It’s for that reason that the recent battle between pro-life and pro-choice has me so upset. If I hurt so badly after knowing about my baby’s existence for only 2 weeks, how could a mother go on living life normally after aborting her child at any stage, but especially late term? Even the animal kingdom knows better than to abandon their young and not feel pain over it. I even thought that once I had my son in my arms this spring, I would recover more completely from my losses, but I was wrong. I still mourn my miscarriages. It still hurts; I expect it always will. After all, it’s not just about how many kids are in your family pictures. It is about life itself.

Of course, this is only my story. There are many others with similar and even more painful stories out there. God declares that children are a heritage of the Lord (Psalm 127:3), and they are to be valued! The price to pay for hurting one of God’s precious children is high: Luke 17:2 says “It were better for him that a millstone were hanged about his neck, and he cast into the sea than that he should offend one of these little ones.” That’s a very vivid picture of the absolute sanctity of life.

I certainly don’t have all the answers to society’s problems, or even the answer to the abortion crisis happening right now, but this I know for sure: life is precious. Deep down, we all know it. Even the animal kingdom knows it. We may not ever succeed in improving the society we live in, but may God help Christians to hold fast to His Word and value our children the way He calls us to.

Suzie Altena

My Comforter

“My God, my God, why hast Thou forsaken me?” asks David in Psalm 22:1. We can fall into what seem to be terrible times of trial and feel like everything, even our own God, is against us. This feeling is what David expresses in his question. Trials can come in many ways and forms: perhaps we feel so fallen into a sin that even God can no longer save us, a loved one has been taken from us despite their youth and healthiness, or we ourselves suffer with some terrible illness. However, all of these things are only a minor comparison to what Christ, our caring Shepherd, has suffered. Christ suffered the full pouring out of God’s wrath for innumerable sins of an innumerable amount of His elect people. In His suffering, Christ became our Mediator who knows all our burdens and grants us full assurance of peace in salvation.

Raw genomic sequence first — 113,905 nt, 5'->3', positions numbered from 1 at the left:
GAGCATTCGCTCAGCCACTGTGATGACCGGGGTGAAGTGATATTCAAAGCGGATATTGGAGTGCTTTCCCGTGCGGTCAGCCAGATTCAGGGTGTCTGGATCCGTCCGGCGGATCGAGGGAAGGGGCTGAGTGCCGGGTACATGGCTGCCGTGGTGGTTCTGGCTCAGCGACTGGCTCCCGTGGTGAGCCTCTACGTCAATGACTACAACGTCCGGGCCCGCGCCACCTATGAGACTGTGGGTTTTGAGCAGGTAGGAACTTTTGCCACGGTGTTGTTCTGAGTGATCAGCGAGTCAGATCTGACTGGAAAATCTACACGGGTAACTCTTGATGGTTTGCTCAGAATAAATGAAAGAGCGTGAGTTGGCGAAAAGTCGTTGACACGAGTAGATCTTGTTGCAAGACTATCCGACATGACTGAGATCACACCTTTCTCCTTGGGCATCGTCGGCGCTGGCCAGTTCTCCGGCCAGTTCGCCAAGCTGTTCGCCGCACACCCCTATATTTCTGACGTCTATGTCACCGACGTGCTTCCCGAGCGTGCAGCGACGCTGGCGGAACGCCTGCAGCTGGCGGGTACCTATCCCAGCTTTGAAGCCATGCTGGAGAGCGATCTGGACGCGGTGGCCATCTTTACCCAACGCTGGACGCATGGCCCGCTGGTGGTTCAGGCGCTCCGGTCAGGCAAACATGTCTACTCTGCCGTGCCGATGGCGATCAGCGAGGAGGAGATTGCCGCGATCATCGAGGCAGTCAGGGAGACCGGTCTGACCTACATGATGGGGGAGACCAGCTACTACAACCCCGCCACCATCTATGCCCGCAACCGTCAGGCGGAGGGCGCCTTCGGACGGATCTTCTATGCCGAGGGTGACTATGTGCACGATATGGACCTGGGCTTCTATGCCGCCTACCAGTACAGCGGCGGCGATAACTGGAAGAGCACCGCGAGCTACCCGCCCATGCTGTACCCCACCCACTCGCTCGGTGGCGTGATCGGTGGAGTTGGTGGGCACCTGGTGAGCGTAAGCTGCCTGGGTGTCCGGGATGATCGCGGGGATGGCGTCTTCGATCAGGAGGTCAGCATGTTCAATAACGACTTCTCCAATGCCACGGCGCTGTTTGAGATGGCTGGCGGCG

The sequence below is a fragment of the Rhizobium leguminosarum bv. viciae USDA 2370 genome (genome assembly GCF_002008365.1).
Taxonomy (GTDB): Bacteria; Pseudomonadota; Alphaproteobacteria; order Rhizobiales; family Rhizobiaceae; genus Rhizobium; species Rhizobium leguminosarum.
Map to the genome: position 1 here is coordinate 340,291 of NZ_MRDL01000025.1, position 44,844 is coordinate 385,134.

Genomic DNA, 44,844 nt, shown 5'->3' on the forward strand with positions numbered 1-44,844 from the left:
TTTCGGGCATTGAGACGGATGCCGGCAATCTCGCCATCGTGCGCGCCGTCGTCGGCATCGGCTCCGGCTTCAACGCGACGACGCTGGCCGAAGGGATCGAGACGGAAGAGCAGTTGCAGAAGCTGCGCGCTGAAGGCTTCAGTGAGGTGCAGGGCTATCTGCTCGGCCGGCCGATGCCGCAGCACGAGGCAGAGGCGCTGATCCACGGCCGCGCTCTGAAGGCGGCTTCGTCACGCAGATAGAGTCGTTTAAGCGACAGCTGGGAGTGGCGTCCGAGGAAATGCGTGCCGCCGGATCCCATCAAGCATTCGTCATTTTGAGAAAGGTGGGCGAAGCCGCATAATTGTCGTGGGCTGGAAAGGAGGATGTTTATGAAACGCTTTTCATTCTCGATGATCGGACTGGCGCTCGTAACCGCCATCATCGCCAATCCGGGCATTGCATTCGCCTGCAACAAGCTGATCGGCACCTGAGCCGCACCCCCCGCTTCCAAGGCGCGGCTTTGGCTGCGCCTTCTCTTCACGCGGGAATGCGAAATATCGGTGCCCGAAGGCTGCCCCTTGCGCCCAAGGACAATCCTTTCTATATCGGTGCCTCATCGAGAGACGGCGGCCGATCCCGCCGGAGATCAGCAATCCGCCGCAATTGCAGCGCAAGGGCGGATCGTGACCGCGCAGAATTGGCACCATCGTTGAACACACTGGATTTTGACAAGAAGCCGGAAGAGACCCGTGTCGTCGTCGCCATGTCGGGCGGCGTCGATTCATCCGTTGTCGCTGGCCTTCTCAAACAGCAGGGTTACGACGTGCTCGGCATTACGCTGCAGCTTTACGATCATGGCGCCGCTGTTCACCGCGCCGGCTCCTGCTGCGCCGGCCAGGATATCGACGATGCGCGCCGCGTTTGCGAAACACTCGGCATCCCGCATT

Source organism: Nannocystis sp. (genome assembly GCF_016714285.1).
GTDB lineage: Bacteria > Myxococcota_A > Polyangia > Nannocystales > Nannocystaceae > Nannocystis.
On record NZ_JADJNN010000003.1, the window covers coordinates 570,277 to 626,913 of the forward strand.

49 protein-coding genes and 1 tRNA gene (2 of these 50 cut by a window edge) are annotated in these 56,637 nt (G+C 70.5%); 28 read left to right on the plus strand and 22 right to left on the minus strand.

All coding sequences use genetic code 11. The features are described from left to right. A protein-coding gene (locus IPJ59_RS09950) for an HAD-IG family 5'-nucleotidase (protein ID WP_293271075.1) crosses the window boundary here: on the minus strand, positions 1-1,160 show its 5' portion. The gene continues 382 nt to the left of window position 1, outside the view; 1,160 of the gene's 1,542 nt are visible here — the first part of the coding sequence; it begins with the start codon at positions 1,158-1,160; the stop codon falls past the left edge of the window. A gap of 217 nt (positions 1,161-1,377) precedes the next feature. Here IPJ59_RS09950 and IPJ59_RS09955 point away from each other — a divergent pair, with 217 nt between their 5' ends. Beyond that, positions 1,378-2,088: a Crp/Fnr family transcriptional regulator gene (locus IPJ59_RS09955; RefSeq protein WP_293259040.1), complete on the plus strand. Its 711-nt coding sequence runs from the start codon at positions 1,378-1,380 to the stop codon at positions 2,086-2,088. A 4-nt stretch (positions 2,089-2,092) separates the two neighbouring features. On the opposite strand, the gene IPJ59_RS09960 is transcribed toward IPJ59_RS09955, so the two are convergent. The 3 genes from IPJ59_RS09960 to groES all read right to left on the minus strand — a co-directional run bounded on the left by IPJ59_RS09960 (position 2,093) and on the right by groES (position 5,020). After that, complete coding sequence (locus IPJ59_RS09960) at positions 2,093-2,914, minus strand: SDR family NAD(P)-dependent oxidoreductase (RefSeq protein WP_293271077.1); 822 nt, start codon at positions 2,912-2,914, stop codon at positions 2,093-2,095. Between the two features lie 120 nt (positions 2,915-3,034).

For us, Christ “made himself of no reputation, and took upon him the form of a servant, and was made in the likeness of men,” (Phil. 2:7). As a man, we know that “Jesus wept” and felt the pain, weakness, and tiredness of our bodies (John 11:35, John 4:6, Matt. 8:24). He also knew what it felt like to be hated and unjustly tortured. Countless times the Pharisees questioned Jesus with wicked motives, men tried to push Him off of a cliff, He lost His friend Lazarus, and all His suffering climaxed when He bore the wrath of God on the cross. Now, the One who suffered all these unimaginable miseries has become our Mediator. Jesus, who suffered more than is imaginable–for this punishment came from the all powerful God– understands any pain that you or I may ever encounter. This merciful Saviour, our gracious Comforter, speaks to us and comforts us in the scriptures, through His voice in the preaching, and in speaking with us and answering our prayers.

In His word, Jesus assures us of our salvation, which brings us peace in any trial, saying “therefore being justified by faith, we have peace with God through our Lord Jesus Christ” (Rom. 5:1). Every week Jesus spiritually renews us with the preaching so that it is fitting to compare the preaching to milk or meat as is done in I Corinthians 3:2. On the Sabbath, we are assured that we have no need of fear, but may live instead devoting all our heart and soul in joy and thankfulness praising the God of our salvation. Lastly, Jesus works peace within us by answering our prayers. He is our “Emmanuel… God with us” and He knows everything we need (Matt. 1:23).  For the eyes of the Lord are over the righteous, and his ears are open unto their prayers: but the face of the Lord is against them that do evil” (I Pet. 3:12)

Through any affliction we may face, our Lord Jesus is our comfort. He has been touched with our infirmities and knows the feelings of temptation (Heb 4:15). There is no man who can comfort us like our gentle Shepherd. He fully understands and comprehends the burdens we may face and has a compassionate love towards us, His sheep. How blessed we are to have a full assurance and confidence in Him knowing He is our faithful Mediator who “change[s] not” (Mal. 3:6).

Luke Christian Potjer